[lug] apt-get: There is no public key available for the following key IDs
Jed S. Baer
blug at jbaer.cotse.net
Wed Nov 16 19:01:54 MST 2016
On Wed, 16 Nov 2016 18:14:11 -0700
Tyler Cipriani wrote:
> On 16-11-16 16:00:17, Jed S. Baer wrote:
> >I just did an apt-get update, got the usual lines of output, then at
> >the bottom:
> >Fetched 4,528 kB in 14s (319
> >kB/s) Reading package lists... Done
> >W: There is no public key available for the following key IDs:
> That key is evidently the new Ubuntzilla signing key. Found via:
> gpg --search-keys B7B9C16F2667CA5C
> (1) Daniel Folkinshteyn (Ubuntuzilla signing key)
> You can see it at pgp.mit.edu (or any keyserver, that one's just got
> an easy URL to remember).
The 1st thing I tried was a web interface search - wasn't MIT, I think I
used OpenPGP, but maybe I forgot to 0x prefix it but I didn't find it. Not
sure why I didn't think of trying the gpg command line though - thanks.
However, at https://sourceforge.net/p/ubuntuzilla/wiki/Main_Page/
it list the key ID as C1289A29. I suppose that's just a documentation
failure. pgp.mit.edu shows it as having been revoked.
> >The various sites which come up just indicate downloading and
> >installing the new key, but don't have much to say about how to
> >determine if there's a genuine security issue.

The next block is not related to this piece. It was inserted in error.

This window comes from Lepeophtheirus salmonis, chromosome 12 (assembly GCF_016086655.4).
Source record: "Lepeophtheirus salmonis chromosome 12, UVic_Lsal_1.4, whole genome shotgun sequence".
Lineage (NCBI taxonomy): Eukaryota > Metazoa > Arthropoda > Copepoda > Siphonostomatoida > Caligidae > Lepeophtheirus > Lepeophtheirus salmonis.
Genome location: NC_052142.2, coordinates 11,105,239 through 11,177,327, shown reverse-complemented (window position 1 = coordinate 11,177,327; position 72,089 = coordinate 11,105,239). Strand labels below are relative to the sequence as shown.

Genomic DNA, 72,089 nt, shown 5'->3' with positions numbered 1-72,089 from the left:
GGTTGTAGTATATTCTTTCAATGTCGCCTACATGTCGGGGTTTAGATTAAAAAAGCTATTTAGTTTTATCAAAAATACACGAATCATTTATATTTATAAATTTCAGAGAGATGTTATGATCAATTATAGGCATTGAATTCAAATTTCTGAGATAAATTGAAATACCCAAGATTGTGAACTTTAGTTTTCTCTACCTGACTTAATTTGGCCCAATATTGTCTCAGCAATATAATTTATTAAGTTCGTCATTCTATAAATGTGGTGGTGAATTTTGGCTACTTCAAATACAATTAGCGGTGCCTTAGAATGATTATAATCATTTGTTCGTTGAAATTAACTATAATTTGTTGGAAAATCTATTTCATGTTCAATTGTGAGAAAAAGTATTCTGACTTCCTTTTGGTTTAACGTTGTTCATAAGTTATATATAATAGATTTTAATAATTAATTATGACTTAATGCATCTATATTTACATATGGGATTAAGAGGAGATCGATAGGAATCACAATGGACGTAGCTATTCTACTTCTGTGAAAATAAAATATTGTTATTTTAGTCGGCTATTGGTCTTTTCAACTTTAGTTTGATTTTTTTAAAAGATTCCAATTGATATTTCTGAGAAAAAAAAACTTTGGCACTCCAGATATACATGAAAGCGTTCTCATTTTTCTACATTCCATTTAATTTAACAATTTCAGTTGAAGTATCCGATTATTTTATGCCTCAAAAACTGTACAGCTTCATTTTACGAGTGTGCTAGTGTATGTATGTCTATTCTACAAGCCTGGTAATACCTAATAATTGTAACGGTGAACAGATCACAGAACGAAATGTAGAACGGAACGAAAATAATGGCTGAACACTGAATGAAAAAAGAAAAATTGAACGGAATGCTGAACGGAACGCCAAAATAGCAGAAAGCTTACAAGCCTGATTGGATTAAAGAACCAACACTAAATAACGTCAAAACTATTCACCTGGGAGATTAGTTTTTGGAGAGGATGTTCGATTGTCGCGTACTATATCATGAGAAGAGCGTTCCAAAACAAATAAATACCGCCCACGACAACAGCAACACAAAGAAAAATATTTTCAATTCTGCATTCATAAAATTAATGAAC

> >Any thoughts?
> This is big medicine, and I'm not ashamed to say that I'm not too good
> with gpg (becuase it's a bear). If anyone on this list cares to correct
> my form, please do! Caveat emptor: I'm probably doing it wrong.
> Here's how I would try to verify this key.
> First, I assume that I, at some point, had the old signing key in my apt
> keyring, so I would probably start by importing those keys in a new
> mkdir /tmp/keys
> sudo apt-key exportall | gpg --homedir /tmp/keys --import
I did the equivalent, except I used gpa, and apt-key export KEYID. Seems
So, he self-signed his new key, and also signed it with his old key. The
old key has 2 signatures besides his self-sign, not himself. I don't know
how much this helps me, as I could go on for a long time looking up keys
and sigs. :)
> If I saw that I had more than just the self-sig from this key when I
> checked the key's signatures, I'd probably accept its authenticity.
> == Rationale ==
> If the old key is in my apt keyring -- which it must be for this to have
> worked at some point (the old key is probably c1289a29), and I
> trust *that* key, then I should be able to verify the signature on the
> new key with the old public key that is in my keyring.
> I think it's questionable whether or not that means I "trust" this new
> key, but I trust it as much as I trust that my current system isn't
> compromised, I guess.
The whole 'web of trust' thing doesn't seem to help much here. But you're
right -- when it comes to repository keys, we just trust Ubuntu, or Mint,
or whomever the packager is. And when adding a ppa, IIRC there's a
command to add the key, and I just followed the instructions for that
from the Sourceforge site.
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